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Decomposing the Effects of Economic Policies on Poverty Trends in Cameroon: A Double Calibration Micro Simulated General Equilibrium Analysis


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  • Emini, Christian Arnault
  • Kanmi Feunou, Dorine


This paper aims at bringing out the determinants of the significant poverty alleviation observed in Cameroon between 1993 and 2001. It focuses on the decomposition of poverty and growth changes, in order to assess the intrinsic contribution of each major economic policy implemented in Cameroon during this period. A double calibration technique, within a micro-simulated computable general equilibrium model was used to that effect. Findings obtained reveal that the devaluation, the rehabilitation of infrastructures, and the VAT enforcement respectively contributed for two percent, 9 percent and -4 percent in the poverty alleviation; for one percent, 11 percent, and three percent in explaining GDP growth; and for 65 percent, zero percent and 11 percent in the rise of the consumer price index (CPI). Beside revealing the intrinsic impacts of aforementioned policies, the double calibration approach made it possible to realize that technological changes arose between 1993 and 2001 alone stand to explain up to 31 percent of the nationwide decline in poverty, 45 percent of the GDP growth, and 4 percent of the CPI increase. The notion of technological changes refers here to changes occurred across the time in the values of scale parameters contained in production and product differentiation functions.

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Bibliographic Info

Paper provided by University Library of Munich, Germany in its series MPRA Paper with number 14820.

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Date of creation: Nov 2008
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Handle: RePEc:pra:mprapa:14820

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Related research

Keywords: Double calibration; Impacts decomposition; Micro simulation; Devaluation; CGE models; Technological changes; Tax and Customs reforms; Basic infrastructure.;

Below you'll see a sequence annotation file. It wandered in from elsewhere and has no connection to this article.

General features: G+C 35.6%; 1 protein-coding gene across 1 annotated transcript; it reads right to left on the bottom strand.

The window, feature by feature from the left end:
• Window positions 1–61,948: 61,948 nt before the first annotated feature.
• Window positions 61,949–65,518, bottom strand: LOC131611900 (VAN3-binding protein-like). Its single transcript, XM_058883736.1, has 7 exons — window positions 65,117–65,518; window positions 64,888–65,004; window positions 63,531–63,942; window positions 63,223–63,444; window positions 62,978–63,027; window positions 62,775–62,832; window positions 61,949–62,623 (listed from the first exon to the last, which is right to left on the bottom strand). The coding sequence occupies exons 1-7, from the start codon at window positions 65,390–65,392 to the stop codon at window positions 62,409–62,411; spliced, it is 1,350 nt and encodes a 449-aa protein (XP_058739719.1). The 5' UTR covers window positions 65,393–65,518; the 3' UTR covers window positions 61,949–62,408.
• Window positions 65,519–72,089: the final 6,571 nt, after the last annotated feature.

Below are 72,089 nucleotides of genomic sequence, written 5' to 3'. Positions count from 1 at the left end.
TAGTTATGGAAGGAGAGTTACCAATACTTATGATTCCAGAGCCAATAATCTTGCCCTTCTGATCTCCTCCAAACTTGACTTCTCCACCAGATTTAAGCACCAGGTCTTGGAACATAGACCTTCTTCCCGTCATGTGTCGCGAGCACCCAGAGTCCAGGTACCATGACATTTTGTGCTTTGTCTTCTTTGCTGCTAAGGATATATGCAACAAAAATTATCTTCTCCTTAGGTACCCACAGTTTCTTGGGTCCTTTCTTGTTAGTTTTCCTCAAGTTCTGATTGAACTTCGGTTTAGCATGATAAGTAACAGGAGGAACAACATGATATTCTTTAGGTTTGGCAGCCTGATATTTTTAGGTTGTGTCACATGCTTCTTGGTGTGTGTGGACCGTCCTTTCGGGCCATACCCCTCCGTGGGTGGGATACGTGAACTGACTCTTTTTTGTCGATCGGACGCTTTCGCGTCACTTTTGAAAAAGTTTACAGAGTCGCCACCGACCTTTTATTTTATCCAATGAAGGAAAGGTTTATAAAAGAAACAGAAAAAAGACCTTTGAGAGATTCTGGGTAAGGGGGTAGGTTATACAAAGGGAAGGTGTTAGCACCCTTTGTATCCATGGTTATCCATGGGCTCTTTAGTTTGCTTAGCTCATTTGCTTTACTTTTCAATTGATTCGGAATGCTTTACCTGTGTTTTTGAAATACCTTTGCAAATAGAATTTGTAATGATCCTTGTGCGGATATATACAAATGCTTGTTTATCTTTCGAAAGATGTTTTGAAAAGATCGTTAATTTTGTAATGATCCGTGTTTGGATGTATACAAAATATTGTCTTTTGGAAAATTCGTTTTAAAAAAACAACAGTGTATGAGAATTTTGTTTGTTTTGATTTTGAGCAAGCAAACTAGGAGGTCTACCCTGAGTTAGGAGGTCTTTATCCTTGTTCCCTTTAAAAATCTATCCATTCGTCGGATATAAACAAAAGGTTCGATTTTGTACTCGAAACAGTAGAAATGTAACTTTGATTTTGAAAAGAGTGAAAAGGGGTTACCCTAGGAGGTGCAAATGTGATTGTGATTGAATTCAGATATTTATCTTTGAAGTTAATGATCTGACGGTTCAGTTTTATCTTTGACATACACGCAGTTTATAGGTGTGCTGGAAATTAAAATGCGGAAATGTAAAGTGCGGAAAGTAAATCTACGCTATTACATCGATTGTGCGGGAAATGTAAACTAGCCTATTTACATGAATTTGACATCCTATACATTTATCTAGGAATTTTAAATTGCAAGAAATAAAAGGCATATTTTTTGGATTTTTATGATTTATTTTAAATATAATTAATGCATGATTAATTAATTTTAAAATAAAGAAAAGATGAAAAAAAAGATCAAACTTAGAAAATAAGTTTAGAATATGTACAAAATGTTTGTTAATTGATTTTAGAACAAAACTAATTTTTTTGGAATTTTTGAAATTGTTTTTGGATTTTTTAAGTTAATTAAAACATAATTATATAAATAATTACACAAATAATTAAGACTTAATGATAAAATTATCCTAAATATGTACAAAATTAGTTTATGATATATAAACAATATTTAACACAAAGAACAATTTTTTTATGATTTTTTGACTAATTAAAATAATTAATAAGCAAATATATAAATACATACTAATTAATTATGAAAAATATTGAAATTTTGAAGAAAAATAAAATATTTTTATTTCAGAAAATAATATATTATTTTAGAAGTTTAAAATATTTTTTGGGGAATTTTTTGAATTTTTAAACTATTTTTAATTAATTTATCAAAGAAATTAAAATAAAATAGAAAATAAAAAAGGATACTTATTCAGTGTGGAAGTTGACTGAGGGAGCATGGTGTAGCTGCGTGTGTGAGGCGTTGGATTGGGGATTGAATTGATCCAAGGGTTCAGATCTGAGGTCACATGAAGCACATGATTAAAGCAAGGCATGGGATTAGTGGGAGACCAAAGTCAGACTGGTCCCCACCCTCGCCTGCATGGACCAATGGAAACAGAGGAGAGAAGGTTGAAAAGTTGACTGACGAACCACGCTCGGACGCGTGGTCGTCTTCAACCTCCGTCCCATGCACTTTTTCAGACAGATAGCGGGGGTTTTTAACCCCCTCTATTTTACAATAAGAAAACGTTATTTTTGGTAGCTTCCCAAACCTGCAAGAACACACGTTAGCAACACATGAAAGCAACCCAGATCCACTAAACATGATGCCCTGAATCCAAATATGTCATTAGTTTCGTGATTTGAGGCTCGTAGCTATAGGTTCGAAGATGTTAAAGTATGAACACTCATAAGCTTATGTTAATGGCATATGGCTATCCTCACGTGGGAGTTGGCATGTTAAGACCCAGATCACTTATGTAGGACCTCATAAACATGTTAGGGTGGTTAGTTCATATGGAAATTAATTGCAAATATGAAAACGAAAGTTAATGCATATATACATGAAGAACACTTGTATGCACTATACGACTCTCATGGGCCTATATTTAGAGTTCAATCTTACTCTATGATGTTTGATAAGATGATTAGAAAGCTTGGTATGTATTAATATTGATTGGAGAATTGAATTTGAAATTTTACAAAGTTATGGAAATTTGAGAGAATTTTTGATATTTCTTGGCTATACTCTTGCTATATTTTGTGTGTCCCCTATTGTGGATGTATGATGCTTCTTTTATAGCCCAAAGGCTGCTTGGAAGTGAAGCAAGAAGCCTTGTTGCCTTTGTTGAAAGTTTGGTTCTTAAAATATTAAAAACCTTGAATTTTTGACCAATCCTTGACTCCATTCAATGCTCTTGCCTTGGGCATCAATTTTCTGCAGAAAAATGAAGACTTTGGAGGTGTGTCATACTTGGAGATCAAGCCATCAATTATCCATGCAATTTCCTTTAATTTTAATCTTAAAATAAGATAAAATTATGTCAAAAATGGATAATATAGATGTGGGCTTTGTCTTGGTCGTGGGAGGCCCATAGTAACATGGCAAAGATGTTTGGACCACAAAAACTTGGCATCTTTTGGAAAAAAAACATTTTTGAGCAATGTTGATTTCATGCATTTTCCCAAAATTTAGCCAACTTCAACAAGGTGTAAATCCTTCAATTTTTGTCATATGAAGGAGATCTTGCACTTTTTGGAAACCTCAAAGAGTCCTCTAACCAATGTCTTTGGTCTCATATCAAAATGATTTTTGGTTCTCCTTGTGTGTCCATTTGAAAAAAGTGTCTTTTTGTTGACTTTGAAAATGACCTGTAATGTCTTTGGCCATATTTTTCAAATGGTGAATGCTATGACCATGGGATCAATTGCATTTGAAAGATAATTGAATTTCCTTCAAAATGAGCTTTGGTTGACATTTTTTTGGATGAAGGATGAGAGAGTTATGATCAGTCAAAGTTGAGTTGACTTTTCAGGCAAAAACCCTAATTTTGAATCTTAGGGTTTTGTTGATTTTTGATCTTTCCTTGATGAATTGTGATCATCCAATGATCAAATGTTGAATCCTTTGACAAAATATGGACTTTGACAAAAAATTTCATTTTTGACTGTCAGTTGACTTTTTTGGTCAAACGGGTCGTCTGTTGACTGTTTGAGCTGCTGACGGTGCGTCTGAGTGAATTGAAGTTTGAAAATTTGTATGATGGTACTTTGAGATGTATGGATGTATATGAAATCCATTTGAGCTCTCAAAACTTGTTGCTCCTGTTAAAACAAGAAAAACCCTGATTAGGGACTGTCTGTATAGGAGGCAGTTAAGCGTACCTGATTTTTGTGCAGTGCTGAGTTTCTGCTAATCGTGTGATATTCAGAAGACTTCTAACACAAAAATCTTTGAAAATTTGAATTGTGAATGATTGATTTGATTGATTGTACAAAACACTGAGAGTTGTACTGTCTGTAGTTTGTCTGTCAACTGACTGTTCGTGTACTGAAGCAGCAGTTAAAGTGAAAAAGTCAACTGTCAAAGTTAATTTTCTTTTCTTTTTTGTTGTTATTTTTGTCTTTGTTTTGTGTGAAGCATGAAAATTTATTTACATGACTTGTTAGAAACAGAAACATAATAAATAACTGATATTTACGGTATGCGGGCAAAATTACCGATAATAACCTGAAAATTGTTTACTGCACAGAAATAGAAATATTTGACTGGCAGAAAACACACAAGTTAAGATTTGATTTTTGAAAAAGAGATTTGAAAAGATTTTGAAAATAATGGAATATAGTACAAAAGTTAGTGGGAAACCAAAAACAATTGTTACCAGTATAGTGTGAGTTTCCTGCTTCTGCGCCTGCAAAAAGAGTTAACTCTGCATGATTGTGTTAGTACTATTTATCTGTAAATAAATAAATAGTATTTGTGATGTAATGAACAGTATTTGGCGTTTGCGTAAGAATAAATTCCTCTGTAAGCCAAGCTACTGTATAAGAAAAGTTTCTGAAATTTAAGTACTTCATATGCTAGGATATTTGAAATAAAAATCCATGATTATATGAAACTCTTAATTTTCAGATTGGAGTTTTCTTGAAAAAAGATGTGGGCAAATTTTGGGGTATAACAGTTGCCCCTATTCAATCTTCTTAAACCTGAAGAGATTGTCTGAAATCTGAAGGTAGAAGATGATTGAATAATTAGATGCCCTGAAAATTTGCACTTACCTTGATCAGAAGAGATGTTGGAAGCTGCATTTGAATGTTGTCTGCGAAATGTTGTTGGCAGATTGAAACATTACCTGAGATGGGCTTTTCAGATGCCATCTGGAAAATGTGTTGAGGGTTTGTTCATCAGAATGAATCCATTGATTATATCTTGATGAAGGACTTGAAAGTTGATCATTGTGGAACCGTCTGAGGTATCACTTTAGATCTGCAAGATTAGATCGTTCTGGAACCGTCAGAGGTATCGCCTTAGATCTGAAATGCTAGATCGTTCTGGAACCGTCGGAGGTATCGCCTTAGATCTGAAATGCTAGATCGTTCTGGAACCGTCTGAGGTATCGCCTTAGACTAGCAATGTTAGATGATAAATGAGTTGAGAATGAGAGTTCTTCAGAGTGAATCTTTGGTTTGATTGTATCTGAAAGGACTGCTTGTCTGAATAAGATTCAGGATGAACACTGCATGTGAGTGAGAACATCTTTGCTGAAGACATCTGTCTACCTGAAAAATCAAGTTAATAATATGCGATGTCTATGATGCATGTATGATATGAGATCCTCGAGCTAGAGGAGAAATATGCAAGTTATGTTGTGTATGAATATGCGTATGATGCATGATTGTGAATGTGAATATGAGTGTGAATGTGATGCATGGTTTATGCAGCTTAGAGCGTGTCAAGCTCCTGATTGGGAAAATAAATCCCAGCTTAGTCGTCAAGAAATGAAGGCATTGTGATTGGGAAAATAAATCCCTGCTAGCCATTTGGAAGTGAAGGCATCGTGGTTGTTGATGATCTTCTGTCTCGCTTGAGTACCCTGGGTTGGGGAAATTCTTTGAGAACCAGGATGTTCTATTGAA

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  1. Lisandro Abrego & John Whalley, 1999. "The Choice of Structural Model in Trade-Wages Decompositions," CSGR Working papers series 34/99, Centre for the Study of Globalisation and Regionalisation (CSGR), University of Warwick.
  2. Foster, James & Greer, Joel & Thorbecke, Erik, 1984. "A Class of Decomposable Poverty Measures," Econometrica, Econometric Society, vol. 52(3), pages 761-66, May.
  3. John Cockburn, 2002. "Trade Liberalisation and Poverty in Nepal: A Computable General Equilibrium Micro Simulation Analysis," CSAE Working Paper Series 2002-11, Centre for the Study of African Economies, University of Oxford.
  4. Cogneau, Denis & Robilliard, Anne-Sophie, 2000. "Growth, distribution and poverty in Madagascar," TMD discussion papers 61, International Food Policy Research Institute (IFPRI).
  5. Jean-Christophe Dumont & Sandrine Mesplé-Somps, 2000. "L'impact des infrastructures publiques sur la compétitivité et la croissance : une analyse en EGC appliquée au Sénégal," Working Papers DT/2000/08, DIAL (Développement, Institutions et Mondialisation).
  6. Cogneau, Denis & Collange, Gérald, 1997. "Les effets à moyen terme de la dévaluation des francs CFA. Une comparaison Cameroun / Côte d’Ivoire à partir d’un modèle micro-macro dynamique et financier," Economics Papers from University Paris Dauphine 123456789/5149, Paris Dauphine University.
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